The Changing Approach to Infrastructure Asset Management

The Changing Approach to Infrastructure Asset Management

“An ounce of prevention is worth a pound of cure.” – Benjamin Franklin

This famous quote by Benjamin Franklin is particularly applicable today when it comes to Australia’s aging infrastructure. Historically the approach to funding infrastructure maintenance has been somewhat more reactive than proactive; delaying the inevitable deterioration impact on assets, particularly in the transport infrastructure area.

Without carefully considered maintenance investment across infrastructure assets we rapidly approach the time at which significant rehabilitation or replacement investment is required to maintain the current levels of service. The approach to infrastructure asset management provides the opportunity to proactively look at maintenance investment and stretch constrained maintenance funding further than it ever has before.

Globally, major infrastructure maintenance funding will never be abundant for the ongoing maintenance and improvement of assets. With a lack of funding comes the need to drive the maintenance dollar further. Asset owners are increasingly looking to deliver more with less, optimising their existing budgets to maintain their infrastructure.

In the current market with a relatively low level of capital expenditure, asset management and maintenance investment optimisation is taking centre stage with the emerging asset management profession fast becoming a focal point in both the public and private sectors alike. It’s becoming apparent that the approach to managing assets and allocating maintenance funding to do so needs to change. This has opened a window of opportunity for firms with a detailed understanding and experience in infrastructure asset management to gain traction within the Australian market providing increased value for money for asset owners.

The new approach looks to minimise costs and maximise operational efficiency, aiming to cut costs over the duration of the asset lifecycle. We believe this can be accomplished by adopting a true asset management approach to infrastructure development. Not just by forming complete asset inventory databases and maintenance processes, but by developing comprehensive asset management plans that consider the lifecycle cost of the asset in order to make both strategic and tactical decisions related to the long-term performance and maintenance of the asset. Simply put, doing more can actually cost less, extending the life of the asset.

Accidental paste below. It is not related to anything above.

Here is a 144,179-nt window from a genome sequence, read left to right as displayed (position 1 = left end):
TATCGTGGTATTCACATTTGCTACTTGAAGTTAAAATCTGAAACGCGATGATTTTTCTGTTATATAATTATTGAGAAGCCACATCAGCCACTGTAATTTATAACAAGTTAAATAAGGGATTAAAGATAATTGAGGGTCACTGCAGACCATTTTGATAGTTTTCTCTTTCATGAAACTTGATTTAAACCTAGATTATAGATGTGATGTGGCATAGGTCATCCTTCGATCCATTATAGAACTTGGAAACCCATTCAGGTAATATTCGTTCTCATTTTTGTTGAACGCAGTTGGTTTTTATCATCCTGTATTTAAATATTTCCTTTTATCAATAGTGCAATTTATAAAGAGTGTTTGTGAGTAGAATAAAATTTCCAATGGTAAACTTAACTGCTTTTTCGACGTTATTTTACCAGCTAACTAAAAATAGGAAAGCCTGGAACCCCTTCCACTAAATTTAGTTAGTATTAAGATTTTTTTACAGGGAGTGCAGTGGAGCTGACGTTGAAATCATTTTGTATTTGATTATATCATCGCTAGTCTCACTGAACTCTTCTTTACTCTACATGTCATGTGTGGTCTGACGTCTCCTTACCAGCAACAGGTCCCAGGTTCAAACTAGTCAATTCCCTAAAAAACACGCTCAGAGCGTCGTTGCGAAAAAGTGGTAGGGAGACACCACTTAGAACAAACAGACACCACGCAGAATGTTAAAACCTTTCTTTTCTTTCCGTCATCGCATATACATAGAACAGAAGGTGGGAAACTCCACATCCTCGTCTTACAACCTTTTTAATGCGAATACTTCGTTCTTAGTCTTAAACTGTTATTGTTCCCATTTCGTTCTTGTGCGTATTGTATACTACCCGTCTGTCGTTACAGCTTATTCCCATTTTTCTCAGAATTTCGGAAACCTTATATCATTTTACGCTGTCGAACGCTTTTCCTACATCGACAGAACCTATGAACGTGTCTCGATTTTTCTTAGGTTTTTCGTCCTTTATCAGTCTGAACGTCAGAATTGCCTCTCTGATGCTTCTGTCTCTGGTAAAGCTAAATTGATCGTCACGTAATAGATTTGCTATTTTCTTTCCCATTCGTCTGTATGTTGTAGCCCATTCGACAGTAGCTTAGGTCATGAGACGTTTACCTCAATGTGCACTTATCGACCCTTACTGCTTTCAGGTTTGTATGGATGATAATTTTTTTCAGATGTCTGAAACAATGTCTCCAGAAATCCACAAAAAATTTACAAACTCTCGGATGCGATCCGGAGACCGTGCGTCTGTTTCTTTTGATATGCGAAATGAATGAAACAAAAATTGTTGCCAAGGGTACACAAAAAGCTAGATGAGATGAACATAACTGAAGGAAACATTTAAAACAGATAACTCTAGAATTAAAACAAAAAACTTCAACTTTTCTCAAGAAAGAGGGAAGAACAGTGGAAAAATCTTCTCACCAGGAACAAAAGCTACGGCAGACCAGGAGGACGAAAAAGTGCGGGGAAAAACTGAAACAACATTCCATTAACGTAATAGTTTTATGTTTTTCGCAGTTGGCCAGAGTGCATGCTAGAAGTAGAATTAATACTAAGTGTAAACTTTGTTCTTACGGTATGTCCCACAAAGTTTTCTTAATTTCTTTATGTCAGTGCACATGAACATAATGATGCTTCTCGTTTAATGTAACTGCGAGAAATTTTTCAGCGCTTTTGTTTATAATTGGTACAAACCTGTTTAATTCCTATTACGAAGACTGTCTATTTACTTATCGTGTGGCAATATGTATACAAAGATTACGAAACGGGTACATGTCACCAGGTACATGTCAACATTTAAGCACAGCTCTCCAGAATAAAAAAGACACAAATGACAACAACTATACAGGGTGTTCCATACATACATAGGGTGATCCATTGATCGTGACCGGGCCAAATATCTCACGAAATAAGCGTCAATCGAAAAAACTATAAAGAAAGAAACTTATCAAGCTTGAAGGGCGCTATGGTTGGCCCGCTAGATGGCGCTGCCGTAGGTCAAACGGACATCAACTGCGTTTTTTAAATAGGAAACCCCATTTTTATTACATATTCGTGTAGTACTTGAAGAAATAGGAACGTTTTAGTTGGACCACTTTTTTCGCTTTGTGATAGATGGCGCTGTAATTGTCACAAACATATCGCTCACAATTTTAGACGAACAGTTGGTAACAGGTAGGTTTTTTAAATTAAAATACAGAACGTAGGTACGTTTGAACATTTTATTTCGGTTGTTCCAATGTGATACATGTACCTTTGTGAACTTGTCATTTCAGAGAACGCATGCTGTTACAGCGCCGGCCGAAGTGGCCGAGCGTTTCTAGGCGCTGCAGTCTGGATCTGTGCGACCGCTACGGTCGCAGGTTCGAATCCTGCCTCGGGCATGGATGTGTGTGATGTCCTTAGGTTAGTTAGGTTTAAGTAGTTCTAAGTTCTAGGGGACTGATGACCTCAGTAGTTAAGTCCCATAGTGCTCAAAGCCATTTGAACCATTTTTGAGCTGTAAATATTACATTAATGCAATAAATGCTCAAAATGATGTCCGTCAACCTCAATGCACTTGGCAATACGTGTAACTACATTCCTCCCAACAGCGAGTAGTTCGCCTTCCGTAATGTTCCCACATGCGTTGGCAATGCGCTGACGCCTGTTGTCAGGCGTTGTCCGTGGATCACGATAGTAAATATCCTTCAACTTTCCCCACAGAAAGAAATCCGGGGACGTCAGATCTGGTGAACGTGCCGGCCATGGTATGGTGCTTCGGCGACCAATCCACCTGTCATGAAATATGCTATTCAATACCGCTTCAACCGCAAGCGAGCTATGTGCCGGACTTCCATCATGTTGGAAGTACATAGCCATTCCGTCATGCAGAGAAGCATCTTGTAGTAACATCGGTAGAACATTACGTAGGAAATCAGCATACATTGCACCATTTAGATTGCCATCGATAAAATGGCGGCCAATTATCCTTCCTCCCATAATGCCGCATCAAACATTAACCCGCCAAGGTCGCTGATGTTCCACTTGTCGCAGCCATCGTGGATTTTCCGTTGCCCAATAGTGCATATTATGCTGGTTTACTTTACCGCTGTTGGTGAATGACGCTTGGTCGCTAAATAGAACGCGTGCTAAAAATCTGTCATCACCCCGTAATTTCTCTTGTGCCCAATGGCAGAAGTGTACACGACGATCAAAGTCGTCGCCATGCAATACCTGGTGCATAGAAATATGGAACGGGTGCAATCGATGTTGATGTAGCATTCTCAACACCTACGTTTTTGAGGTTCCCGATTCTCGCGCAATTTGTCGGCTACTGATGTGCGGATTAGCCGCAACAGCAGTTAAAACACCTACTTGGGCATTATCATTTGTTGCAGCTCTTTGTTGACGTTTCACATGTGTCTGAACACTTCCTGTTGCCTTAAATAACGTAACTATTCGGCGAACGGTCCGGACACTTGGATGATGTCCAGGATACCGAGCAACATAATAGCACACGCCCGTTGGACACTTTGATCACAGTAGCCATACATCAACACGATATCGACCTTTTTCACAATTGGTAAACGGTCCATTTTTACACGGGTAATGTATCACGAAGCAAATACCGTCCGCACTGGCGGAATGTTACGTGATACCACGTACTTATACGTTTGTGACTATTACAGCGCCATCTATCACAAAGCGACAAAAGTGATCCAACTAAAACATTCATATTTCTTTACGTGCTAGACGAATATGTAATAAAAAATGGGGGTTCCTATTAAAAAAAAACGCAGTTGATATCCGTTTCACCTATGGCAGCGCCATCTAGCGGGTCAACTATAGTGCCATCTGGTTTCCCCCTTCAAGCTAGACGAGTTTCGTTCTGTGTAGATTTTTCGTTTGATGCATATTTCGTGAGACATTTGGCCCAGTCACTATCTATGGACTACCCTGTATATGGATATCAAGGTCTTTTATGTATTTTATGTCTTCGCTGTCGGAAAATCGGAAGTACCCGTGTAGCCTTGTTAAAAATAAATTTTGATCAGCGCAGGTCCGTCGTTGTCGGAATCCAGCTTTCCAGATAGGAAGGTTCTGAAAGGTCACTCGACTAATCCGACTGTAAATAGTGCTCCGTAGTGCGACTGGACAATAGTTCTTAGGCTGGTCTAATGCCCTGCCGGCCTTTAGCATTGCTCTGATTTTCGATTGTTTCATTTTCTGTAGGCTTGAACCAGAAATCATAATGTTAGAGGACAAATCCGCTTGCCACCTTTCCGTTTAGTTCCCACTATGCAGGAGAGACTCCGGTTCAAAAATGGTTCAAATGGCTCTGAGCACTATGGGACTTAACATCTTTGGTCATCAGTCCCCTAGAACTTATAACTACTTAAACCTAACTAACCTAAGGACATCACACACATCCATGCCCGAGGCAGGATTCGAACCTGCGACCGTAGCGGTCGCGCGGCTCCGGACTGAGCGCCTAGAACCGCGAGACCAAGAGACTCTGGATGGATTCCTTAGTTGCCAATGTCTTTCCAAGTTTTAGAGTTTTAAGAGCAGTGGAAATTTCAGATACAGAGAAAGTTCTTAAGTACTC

The total asset management approach requires us to redefine the infrastructure development lifecycle. No longer can we think of the infrastructure development lifecycle as a series of linear and distinct phases. Instead, we need to think of asset management as an interdependent, connected process throughout the infrastructure lifecycle. It’s about using data analytics, coupled with a risk-based methodology, to prioritise projects and maintenance investment to optimise the performance of an asset and achieve the right balance between routine maintenance and major rehabilitation.

The value of effective asset management can be hard to quantify without long term studies. A past review by the Florida Department of Transportation in the US looked at existing maintenance procedures and costs compared with a new management approach incorporating an asset management contracting methodology for maintenance contracts between 2002 and 2010. The study was able to determine operational savings of over 17% throughout the life of the contracts totalling US $105 million. In addition, this asset management approach increased the structural remaining life of a significant bridge network on average by 2.4 years utilising only existing maintenance funding. Results such as these are crucial in identifying the need for, and encouraging investment in, a new approach.

The landscape in Australia though is changing. There is both an art and a science to asset management and balancing potential costs and benefits against perceived risks may seem like a daunting task. Collectively, the public and private sectors have the knowledge and expertise to work together to better inform key decisions about our long term infrastructure investments. At HDR, we are working together, partnering with clients to take those first steps to change the approach to asset management and drive long term, sustainable value for money initiatives.

Todd McLeod Photo
Highways Director, Queensland